In the real world, you often need to concatenate values in a way that includes line breaks and other punctuation. In this video, we’ll look at a clever way to make this task easier and less error-prone.
A common example of a situation that requires the concatenation of multiple values is assembling a mailing address from data in separate columns.
If I want to create a mailing address using this data, I need to create a formula that uses concatenation to bring the name, street address, and the city state and zip code together. In addition to cell references, I also need literal text for spaces and a comma….
This works but notice that everything just ends up on the same line. Enabling text wrapping isn’t going to fix the problem, because the line breaks will be random depending on the column width.
To fix this, I need to insert actual line breaks, and this is where the character function is useful.
On windows, character 10 is a line break and on the mac, it’s character 13.
To add line breaks, I can use the CHAR function with the appropriate number. Since I’m working on the Mac right now, I need to use CHAR (13).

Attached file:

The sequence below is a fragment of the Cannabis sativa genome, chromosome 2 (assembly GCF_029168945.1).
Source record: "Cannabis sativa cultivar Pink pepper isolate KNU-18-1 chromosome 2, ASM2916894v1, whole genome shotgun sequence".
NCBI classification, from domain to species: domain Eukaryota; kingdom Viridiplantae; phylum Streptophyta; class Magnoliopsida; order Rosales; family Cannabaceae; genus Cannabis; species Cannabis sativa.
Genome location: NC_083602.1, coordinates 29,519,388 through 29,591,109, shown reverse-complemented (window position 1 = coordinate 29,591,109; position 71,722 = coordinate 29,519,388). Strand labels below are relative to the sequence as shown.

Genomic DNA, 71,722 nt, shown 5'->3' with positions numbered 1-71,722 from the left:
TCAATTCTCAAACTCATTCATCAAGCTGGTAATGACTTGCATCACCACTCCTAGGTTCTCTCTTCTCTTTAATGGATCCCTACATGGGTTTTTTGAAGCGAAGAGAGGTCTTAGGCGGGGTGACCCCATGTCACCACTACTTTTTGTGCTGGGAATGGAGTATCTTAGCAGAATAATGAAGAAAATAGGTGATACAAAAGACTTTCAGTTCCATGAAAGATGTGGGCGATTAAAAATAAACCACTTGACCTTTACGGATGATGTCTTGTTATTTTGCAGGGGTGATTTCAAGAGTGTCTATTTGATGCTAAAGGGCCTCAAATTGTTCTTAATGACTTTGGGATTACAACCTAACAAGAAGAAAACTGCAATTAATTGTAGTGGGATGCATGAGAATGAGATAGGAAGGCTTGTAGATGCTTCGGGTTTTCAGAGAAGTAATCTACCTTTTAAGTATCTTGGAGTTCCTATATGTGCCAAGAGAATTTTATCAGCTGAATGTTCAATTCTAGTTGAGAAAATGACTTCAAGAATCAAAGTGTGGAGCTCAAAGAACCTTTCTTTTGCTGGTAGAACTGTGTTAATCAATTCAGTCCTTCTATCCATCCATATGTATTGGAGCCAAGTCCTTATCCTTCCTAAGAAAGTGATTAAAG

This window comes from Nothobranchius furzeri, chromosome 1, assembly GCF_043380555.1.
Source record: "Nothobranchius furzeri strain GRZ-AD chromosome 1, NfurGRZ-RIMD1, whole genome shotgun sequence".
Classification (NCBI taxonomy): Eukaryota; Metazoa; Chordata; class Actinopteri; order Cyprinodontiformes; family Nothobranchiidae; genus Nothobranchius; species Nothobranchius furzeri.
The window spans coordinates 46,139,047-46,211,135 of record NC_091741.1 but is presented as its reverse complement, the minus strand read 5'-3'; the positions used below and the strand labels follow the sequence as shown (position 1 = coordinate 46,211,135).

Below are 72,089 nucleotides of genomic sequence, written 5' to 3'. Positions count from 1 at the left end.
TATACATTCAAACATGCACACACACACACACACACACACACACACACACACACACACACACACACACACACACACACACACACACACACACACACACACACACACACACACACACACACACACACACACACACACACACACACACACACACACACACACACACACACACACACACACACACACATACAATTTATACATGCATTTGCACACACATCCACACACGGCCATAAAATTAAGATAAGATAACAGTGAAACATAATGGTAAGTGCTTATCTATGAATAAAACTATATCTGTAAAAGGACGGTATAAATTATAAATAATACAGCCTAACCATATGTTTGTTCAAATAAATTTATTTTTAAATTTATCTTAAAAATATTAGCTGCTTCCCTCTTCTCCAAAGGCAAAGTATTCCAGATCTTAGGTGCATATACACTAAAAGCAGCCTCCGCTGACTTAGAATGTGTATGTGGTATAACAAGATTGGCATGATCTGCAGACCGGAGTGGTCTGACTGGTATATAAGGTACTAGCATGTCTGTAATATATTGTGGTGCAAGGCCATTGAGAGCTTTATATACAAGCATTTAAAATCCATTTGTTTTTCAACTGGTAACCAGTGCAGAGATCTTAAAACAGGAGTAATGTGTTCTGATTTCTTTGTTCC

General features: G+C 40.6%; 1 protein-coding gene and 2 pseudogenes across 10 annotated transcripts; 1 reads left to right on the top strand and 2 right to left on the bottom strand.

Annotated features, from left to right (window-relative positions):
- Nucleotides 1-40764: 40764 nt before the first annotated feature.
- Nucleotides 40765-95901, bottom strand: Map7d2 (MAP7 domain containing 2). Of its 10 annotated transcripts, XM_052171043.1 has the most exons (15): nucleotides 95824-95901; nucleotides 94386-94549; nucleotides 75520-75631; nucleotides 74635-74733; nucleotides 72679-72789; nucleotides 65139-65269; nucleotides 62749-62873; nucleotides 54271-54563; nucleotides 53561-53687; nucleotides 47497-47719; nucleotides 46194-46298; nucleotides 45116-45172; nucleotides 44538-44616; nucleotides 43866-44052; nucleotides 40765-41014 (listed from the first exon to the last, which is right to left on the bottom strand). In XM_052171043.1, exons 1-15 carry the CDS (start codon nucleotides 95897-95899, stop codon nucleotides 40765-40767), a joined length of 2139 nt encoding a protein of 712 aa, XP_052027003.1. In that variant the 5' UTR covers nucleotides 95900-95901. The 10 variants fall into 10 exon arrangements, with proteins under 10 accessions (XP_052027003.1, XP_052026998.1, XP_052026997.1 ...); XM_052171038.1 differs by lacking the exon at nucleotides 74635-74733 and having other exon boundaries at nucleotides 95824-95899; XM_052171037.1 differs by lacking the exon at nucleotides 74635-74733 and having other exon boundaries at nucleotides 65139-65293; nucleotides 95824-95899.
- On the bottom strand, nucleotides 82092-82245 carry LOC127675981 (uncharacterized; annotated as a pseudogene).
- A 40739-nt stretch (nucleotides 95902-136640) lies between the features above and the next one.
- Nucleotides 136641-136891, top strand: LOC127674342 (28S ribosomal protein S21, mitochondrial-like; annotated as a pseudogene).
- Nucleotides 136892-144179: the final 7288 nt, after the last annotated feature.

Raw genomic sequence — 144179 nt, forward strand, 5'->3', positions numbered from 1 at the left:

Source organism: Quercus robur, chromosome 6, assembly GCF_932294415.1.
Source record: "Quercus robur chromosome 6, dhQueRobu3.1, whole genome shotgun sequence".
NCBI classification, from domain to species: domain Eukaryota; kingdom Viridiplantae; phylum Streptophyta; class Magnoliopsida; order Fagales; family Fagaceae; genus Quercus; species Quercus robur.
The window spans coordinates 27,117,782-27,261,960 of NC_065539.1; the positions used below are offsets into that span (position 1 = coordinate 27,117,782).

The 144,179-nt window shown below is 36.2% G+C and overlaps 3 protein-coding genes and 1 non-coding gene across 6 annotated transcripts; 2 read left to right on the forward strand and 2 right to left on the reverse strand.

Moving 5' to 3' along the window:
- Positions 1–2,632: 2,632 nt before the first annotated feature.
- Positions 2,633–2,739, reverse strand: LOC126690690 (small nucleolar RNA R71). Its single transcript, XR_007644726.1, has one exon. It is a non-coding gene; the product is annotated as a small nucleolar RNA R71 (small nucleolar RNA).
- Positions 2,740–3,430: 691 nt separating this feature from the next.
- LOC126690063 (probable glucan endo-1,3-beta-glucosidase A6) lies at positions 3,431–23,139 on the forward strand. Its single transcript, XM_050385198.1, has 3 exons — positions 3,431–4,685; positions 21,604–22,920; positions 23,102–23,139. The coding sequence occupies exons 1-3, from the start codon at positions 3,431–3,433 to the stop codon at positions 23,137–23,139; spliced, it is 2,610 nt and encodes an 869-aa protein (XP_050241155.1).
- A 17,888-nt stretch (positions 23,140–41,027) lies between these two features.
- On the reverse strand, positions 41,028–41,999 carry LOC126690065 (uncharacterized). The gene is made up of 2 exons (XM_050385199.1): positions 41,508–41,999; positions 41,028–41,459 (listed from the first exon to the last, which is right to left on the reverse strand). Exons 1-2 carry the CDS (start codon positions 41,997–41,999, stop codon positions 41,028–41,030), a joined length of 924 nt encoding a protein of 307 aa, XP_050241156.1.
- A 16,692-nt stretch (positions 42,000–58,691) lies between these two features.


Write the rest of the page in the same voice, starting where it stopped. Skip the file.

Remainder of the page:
One I add this formula where I need line breaks, the address will display correctly. Note that you must have ext wrapping enabled when using line breaks.
This works fine, but it’s a hassle to string together all these references with literal text.
One trick you can use to speed up the process, and reduce errors, is to define any literal text as a constant using named ranges.
To start off, I’ll set up cells for a space, a comma, and a line break.
Next, I add the required text in each cell, using character 13 for the line break as before.
Finally, I’ll name these cells “space”, “comma”, and “break”.
Now when I create the formula for concatenation, I can just click to include both cell references and punctuation.
I don’t need to worry about adding double quotes, and, as bonus, the formula is much easier to read and debug.